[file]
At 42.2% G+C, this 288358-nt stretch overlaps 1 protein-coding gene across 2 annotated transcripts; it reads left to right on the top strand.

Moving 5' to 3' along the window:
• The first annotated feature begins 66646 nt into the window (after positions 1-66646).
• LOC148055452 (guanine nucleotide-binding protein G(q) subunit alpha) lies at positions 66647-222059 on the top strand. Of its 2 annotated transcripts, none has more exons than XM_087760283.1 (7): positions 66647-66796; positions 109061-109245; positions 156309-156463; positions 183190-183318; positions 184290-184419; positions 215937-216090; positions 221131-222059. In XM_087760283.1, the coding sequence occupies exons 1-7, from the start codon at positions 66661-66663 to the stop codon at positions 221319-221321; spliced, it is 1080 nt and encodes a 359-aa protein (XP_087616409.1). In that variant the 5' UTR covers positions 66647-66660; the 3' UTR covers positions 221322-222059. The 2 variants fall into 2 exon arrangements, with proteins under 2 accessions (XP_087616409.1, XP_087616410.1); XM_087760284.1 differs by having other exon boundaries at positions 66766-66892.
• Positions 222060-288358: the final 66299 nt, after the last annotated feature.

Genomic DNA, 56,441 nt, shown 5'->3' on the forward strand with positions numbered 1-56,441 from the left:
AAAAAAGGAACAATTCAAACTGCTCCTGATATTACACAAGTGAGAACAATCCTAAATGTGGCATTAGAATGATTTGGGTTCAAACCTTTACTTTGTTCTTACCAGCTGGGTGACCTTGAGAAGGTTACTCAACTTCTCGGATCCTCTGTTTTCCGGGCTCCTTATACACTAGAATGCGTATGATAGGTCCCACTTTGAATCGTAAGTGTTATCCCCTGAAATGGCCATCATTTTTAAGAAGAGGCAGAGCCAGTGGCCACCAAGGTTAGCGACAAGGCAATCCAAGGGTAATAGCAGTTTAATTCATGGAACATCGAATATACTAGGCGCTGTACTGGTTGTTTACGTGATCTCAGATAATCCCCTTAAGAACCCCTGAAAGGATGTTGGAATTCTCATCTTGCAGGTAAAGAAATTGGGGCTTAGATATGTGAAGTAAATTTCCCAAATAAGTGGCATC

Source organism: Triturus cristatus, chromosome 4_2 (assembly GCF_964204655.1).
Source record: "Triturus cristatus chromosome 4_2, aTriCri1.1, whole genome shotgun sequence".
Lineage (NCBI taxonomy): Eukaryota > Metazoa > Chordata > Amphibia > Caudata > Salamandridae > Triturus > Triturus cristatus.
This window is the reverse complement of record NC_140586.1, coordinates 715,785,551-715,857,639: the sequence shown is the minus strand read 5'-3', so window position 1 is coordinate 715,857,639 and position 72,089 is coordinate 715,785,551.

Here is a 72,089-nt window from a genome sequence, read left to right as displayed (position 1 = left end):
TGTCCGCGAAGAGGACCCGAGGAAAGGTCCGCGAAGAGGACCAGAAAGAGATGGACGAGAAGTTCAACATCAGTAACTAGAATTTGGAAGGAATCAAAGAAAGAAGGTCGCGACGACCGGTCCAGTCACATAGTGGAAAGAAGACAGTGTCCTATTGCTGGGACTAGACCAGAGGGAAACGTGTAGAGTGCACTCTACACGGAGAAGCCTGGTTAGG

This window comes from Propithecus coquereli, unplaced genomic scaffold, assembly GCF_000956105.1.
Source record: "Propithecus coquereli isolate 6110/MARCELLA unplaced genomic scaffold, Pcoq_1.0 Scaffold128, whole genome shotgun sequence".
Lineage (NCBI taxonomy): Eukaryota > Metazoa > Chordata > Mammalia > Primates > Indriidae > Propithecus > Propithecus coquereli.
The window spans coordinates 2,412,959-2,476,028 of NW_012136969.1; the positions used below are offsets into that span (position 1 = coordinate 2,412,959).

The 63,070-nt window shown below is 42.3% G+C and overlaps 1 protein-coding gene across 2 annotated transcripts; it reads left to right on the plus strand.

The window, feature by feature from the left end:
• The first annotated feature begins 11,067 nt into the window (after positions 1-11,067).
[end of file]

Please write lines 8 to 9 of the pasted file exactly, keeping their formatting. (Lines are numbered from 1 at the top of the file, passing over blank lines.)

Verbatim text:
Source organism: Triturus cristatus, chromosome 4_2 (assembly GCF_964204655.1).
Source record: "Triturus cristatus chromosome 4_2, aTriCri1.1, whole genome shotgun sequence".